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2008
Kentucky. See Kentucky under "Defined Benefit Plan Changes." Utah. SB 19 provides for an annual cost of living adjustment determined by the consumer price index as high as 4 percent annually, instead of the 2.5 percent in existing law, for state public safety officers. The bill authorizes other employers of members of the public safety retirement system to elect to provide similar annual cost of living adjustments, for employees who retire after July 1, 2008. Provides a funding mechanism. Signed 3/17/08.

Vermont. Act 116 of 2008 (HB 403) provides for cost of living adjustments equal to the full increase of decrease according to the Consumer Price Index for the preceding fiscal year, beginning in 2014 for active employees as of June 30, 2008 who retire after July 1, 2008.

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2006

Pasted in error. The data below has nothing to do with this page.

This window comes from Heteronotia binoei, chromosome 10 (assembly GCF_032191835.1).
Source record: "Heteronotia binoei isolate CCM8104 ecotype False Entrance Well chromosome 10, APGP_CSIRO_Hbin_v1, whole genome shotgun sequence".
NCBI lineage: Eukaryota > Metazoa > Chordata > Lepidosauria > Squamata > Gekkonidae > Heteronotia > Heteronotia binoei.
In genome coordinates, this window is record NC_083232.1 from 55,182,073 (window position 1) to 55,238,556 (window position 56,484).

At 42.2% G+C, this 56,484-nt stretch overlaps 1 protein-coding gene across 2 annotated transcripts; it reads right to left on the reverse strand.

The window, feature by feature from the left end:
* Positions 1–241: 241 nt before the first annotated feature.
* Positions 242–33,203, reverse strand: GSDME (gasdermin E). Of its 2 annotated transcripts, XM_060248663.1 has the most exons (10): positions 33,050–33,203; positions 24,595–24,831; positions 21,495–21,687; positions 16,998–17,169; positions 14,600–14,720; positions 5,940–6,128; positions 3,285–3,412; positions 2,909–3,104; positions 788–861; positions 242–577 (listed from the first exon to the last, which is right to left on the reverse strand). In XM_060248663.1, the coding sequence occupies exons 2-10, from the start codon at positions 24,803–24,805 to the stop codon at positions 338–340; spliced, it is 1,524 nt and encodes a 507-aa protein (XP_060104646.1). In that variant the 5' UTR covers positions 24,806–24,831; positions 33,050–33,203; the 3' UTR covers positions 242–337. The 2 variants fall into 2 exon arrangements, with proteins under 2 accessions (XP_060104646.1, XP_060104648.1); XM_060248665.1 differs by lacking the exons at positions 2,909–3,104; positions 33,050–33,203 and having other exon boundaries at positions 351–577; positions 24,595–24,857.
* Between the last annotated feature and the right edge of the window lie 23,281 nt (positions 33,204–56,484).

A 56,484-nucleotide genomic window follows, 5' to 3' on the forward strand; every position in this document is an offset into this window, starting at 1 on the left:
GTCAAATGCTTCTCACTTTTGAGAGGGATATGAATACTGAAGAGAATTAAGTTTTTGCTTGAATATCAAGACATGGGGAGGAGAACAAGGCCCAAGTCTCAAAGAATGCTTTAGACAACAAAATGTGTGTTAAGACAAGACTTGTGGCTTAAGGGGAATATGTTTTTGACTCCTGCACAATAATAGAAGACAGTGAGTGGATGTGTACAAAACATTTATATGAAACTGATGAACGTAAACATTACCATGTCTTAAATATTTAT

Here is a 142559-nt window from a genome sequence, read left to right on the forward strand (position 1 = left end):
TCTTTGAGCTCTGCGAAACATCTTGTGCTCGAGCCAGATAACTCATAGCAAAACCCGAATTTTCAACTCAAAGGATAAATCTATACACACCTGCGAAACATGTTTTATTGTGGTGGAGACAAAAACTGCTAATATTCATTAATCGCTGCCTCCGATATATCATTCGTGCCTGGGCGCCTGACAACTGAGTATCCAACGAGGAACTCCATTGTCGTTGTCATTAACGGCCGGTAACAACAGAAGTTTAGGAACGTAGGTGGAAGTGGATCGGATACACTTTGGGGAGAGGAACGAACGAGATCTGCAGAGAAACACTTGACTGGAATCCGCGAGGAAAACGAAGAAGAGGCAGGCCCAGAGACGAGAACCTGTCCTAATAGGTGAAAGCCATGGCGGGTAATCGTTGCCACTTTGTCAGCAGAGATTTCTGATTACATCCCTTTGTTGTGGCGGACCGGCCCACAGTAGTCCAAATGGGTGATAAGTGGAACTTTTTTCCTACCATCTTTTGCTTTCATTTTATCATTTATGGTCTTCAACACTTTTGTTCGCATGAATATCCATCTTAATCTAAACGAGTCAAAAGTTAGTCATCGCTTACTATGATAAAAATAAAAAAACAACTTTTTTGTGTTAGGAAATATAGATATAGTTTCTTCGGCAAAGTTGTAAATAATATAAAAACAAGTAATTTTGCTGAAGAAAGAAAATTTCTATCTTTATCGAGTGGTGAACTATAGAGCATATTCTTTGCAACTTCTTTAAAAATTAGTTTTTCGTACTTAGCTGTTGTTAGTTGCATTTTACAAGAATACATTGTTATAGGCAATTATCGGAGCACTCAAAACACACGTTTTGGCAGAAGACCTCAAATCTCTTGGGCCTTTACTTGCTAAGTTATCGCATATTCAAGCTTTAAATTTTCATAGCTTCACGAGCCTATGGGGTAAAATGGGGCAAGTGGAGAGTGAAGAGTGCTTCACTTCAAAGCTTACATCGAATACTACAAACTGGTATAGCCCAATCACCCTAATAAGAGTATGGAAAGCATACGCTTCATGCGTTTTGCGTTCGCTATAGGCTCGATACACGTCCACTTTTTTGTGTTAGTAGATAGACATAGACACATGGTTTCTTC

Minnesota. Chapter 277, Laws of 2005-2006 (SF 1057) caps future post-retirement adjustments. Under the old law, effective in 2010, post-retirement adjustments are based on two components: (1) a cost-of-living adjustment, of up to 2.5 percent per year; and (2) an investment-based adjustment, which is not capped. Under the new law, if investment earnings (combined with the cost-of-living adjustment) would cause the total increase to exceed 5 percent in any year, the adjustment will be capped at 5 percent, with excess investment earnings being retained and made available to support adjustments in future years. An annual cap, also effective in 2010, was also placed on COLAs paid by the St. paul Teachers' Retirement Fund. Chapter 277 reduced the amount that deferred pensions are adjusted annually until the annuity is taken. Under the old law, when a person leaves public employment but does not yet begin to draw a pension, the amount of the deferred pension is augmented by 3 percent per year until the employee reaches age 55, and by 5 percent per year after that until the person begins to draw a pension. For people first hired after June 30, 2006, this article changes the augmentation rate to a flat 2.5 percent for each year the pension is deferred. The changes affect funds administered by the Minnesota State Retirement system, the Public Employees Retirement Association, teacher funds, and combined service annuities.